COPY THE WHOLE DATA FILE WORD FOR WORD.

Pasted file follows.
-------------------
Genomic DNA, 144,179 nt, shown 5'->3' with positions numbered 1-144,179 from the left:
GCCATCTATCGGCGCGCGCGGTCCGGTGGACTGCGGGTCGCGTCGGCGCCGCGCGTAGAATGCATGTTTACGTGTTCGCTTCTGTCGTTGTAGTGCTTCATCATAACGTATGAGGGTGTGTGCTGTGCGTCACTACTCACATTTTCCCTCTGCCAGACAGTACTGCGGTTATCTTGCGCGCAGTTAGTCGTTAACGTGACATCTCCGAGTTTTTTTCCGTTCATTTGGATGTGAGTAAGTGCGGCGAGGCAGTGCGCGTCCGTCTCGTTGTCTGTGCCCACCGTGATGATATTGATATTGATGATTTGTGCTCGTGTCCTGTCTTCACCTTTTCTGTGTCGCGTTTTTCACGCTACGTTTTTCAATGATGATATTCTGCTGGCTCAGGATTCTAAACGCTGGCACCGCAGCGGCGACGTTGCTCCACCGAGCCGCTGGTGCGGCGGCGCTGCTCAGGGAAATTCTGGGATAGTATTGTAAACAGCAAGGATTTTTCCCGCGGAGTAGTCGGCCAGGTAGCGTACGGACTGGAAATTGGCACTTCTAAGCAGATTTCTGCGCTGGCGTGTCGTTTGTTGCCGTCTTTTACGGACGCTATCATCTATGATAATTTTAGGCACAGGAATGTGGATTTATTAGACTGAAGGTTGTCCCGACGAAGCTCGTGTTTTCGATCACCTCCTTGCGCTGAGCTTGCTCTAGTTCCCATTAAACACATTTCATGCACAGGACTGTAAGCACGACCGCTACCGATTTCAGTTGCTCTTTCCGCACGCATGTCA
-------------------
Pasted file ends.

Genomic DNA, 144,179 nt, shown 5'->3' with positions numbered 1-144,179 from the left:
GCCATCTATCGGCGCGCGCGGTCCGGTGGACTGCGGGTCGCGTCGGCGCCGCGCGTAGAATGCATGTTTACGTGTTCGCTTCTGTCGTTGTAGTGCTTCATCATAACGTATGAGGGTGTGTGCTGTGCGTCACTACTCACATTTTCCCTCTGCCAGACAGTACTGCGGTTATCTTGCGCGCAGTTAGTCGTTAACGTGACATCTCCGAGTTTTTTTCCGTTCATTTGGATGTGAGTAAGTGCGGCGAGGCAGTGCGCGTCCGTCTCGTTGTCTGTGCCCACCGTGATGATATTGATATTGATGATTTGTGCTCGTGTCCTGTCTTCACCTTTTCTGTGTCGCGTTTTTCACGCTACGTTTTTCAATGATGATATTCTGCTGGCTCAGGATTCTAAACGCTGGCACCGCAGCGGCGACGTTGCTCCACCGAGCCGCTGGTGCGGCGGCGCTGCTCAGGGAAATTCTGGGATAGTATTGTAAACAGCAAGGATTTTTCCCGCGGAGTAGTCGGCCAGGTAGCGTACGGACTGGAAATTGGCACTTCTAAGCAGATTTCTGCGCTGGCGTGTCGTTTGTTGCCGTCTTTTACGGACGCTATCATCTATGATAATTTTAGGCACAGGAATGTGGATTTATTAGACTGAAGGTTGTCCCGACGAAGCTCGTGTTTTCGATCACCTCCTTGCGCTGAGCTTGCTCTAGTTCCCATTAAACACATTTCATGCACAGGACTGTAAGCACGACCGCTACCGATTTCAGTTGCTCTTTCCGCACGCATGTCA